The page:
Some 30 percent of the students at the school are adopted, “which adds a whole layer of reproductive identity right there,” says Gomes, who earned his Ph.D. in Science Education from TC in 2014 and participated in the program’s first cohort.
Gomes teaches reproductive identity to middle-schoolers in his seventh- grade biology class. “Starting at a younger age, when it's all kind of new, and exposing them to this information — I think they’re just more open to it,” he says. “A student may have two dads who had an egg donor. Or three parents because an egg or sperm donor is still part of their life. So a lot of questions come up.”
Just recently, Athan and Teachers College received a new three-year gift from Edlow that aims to put the concept of reproductive identity on a larger footing. Called the Edlow Reproductive Literacy Project, it encompasses the Sex Education Initiative and Athan’s continuing research, with a goal of mainstreaming the concept of reproductive identity into course work in graduate psychology and social work programs. [Read a story on the new gift by Mary Edlow and read a statement by Edlow about her commitment to these issues and her collaboration with Athan and TC.]
“This all sits on the bigger conversation of reproductive rights, autonomy, and choice and the more recent theoretical paradigm of reproductive justice,” says Athan says, who, with her team, is in the process of creating a definitive source guide and a new website, reproductiveidentity.com, with more user-friendly language that should help explain the concept. “It’s really this inalienable right to identify, self-identify in the way you see fit and to not have anyone tell you who you are.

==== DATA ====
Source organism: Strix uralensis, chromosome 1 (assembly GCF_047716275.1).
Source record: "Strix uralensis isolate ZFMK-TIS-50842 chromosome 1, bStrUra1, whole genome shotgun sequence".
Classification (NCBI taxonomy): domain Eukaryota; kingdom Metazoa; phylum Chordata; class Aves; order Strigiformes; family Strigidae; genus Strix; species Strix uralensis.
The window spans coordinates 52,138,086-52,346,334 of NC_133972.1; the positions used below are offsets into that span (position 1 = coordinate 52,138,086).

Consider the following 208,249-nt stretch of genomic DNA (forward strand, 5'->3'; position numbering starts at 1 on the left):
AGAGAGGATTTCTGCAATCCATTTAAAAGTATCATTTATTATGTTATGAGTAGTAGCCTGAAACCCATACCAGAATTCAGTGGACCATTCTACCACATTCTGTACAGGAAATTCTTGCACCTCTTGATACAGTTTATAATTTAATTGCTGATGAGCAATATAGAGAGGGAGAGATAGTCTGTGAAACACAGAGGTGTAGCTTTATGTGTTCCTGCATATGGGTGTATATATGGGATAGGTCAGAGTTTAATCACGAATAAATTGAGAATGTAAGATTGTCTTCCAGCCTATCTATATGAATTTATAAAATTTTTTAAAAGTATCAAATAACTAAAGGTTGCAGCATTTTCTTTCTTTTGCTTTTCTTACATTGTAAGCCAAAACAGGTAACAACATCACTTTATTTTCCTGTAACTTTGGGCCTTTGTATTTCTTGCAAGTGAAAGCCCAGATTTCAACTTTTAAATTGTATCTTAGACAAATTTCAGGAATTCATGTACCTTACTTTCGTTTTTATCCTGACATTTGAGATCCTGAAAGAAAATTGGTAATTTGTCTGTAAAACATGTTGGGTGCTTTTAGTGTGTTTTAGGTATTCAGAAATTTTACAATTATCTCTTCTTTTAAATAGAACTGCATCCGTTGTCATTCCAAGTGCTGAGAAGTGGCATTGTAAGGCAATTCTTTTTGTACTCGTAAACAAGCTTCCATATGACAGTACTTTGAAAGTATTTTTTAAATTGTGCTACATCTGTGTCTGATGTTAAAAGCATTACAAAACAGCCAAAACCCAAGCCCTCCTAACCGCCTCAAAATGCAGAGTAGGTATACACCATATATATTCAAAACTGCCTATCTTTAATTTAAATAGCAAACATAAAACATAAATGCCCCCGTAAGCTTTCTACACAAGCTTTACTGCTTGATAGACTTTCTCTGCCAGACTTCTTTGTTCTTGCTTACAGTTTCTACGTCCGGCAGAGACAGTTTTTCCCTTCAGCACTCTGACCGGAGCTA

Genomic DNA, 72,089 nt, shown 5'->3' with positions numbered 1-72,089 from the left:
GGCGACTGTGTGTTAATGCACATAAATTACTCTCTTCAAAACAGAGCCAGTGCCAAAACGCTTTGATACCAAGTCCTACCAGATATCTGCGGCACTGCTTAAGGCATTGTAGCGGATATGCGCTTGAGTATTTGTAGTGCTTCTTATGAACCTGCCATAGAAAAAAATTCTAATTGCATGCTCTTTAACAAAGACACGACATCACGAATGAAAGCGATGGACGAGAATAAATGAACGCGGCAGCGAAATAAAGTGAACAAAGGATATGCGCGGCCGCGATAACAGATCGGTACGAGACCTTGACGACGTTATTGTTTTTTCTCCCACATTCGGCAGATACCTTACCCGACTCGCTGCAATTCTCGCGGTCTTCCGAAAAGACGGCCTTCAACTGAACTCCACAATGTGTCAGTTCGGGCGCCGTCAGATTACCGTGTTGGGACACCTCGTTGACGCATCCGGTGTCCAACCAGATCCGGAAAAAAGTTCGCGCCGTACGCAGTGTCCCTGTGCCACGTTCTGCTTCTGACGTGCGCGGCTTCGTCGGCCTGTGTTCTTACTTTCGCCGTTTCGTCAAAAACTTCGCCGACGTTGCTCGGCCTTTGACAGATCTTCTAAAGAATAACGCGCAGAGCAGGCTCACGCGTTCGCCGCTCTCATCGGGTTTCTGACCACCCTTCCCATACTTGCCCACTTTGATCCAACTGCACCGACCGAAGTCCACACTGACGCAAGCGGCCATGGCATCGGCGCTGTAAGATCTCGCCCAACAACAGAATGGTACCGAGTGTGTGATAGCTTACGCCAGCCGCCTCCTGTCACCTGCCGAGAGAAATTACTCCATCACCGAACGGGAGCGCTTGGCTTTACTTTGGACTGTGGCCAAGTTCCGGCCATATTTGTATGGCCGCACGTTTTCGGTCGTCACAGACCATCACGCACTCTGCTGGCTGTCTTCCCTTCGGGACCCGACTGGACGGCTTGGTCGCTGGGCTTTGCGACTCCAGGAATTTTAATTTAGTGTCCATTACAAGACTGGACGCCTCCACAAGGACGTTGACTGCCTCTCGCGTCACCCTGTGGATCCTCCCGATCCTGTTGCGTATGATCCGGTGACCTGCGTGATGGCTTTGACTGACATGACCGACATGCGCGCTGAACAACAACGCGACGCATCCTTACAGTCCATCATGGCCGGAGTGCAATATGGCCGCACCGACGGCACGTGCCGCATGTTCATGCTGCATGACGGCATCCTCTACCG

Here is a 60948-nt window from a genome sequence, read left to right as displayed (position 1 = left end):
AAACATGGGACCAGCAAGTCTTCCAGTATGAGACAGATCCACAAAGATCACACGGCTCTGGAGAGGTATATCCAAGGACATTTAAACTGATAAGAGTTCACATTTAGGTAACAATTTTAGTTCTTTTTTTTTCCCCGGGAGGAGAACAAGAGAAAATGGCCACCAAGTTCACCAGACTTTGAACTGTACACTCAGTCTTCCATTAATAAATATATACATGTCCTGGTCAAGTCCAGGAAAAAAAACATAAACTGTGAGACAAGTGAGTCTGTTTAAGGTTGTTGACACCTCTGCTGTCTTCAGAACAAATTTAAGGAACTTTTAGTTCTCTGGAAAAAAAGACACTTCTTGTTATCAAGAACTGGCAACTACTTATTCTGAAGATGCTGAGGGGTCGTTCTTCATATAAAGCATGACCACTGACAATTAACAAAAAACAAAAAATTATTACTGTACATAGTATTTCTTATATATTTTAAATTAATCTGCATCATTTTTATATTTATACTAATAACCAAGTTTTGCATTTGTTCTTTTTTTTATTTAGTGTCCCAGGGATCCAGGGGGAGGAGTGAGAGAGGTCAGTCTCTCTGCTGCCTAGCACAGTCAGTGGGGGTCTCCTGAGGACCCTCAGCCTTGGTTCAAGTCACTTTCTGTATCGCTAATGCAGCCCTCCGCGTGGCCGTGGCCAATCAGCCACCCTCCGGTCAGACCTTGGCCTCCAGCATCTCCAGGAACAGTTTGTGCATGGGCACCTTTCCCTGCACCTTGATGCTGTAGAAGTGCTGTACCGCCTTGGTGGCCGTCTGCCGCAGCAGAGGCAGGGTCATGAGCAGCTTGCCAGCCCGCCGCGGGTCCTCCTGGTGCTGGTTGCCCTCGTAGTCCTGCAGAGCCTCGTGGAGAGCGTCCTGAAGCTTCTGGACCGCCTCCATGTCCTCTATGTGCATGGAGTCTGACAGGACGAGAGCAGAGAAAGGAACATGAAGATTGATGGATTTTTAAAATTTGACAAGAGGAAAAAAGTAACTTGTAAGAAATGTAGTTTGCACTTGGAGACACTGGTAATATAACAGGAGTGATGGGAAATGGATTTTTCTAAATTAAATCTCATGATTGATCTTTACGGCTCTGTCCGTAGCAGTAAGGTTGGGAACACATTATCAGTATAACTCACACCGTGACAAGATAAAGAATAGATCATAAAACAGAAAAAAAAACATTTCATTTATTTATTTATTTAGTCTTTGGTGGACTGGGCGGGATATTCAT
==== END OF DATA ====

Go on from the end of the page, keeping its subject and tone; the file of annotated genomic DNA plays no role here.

The pressing issues of today, such as COVID, racial injustice, mass incarceration or immigration and the separation of families, high black maternal mortality rates, work/family stress, lack of affordable childcare, climate change — all of these issues reveal reproductive disparities that must be reimagined and reengaged with each new generation and situation.
“But at the same time, it's not just about personal agency, because people’s reproductive identities are being shaped by wider social forces. The pressing issues of today such as COVID, racial injustice, mass incarceration or immigration and the separation of families, high black maternal mortality rates, work/family stress, lack of affordable childcare, climate change — all of these issues reveal reproductive disparities that must be reimagined and reengaged with each new generation and situation.
“The end game is bringing compassion to the subject by normalizing it and taking it out of the shadows of fear and risk. We all have a psychological relationship to our reproductive experiences. They’re meaningful, they’re impactful, they shape us. And we need places to be able to voice them and talk about them and make meaning and sense of them — and then arrive at some peace with them. Because so much of how we look at ourselves and the decisions we make depends on that understanding and acceptance.”